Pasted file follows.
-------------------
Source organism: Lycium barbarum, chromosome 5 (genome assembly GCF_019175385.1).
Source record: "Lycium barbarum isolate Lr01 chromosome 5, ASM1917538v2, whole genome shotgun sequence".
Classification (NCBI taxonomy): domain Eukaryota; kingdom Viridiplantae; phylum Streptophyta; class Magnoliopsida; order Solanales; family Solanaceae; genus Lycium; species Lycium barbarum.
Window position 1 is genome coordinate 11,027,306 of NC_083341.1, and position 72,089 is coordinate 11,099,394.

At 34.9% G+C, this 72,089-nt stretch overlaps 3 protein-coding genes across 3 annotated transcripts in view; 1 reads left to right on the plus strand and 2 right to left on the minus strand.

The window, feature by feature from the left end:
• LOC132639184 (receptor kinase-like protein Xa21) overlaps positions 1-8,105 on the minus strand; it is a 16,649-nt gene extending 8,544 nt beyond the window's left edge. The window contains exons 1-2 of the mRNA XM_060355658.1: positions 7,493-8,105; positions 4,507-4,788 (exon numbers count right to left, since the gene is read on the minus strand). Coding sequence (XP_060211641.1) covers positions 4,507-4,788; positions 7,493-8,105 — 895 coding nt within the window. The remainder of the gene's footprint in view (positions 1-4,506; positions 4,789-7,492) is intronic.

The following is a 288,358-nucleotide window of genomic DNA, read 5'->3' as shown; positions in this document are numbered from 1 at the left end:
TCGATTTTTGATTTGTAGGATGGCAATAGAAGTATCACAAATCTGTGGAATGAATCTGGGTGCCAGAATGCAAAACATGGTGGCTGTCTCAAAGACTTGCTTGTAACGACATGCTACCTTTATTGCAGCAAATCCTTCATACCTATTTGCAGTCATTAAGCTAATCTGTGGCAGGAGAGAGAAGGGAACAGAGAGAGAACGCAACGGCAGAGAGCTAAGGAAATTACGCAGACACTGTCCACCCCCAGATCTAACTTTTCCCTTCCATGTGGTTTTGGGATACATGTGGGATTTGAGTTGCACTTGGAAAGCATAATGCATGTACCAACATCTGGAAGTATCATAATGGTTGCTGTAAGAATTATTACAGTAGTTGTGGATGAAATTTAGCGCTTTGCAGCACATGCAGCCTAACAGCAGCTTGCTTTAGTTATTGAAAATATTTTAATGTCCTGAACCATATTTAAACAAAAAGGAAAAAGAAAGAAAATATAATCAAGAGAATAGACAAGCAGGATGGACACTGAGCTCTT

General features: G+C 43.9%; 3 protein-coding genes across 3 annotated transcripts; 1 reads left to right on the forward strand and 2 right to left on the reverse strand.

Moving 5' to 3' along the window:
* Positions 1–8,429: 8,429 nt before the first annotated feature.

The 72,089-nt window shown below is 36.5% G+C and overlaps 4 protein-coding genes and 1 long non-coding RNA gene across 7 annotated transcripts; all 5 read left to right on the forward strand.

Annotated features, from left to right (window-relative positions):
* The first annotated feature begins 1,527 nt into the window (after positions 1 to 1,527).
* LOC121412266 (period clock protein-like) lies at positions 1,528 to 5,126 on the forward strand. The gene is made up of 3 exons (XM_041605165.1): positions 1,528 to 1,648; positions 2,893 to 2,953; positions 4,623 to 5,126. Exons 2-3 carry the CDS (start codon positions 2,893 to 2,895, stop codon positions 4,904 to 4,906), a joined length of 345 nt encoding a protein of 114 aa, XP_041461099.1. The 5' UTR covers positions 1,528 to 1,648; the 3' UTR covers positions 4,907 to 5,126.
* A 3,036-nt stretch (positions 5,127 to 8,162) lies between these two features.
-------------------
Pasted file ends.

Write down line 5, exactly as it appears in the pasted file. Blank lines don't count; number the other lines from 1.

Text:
At 34.9% G+C, this 72,089-nt stretch overlaps 3 protein-coding genes across 3 annotated transcripts in view; 1 reads left to right on the plus strand and 2 right to left on the minus strand.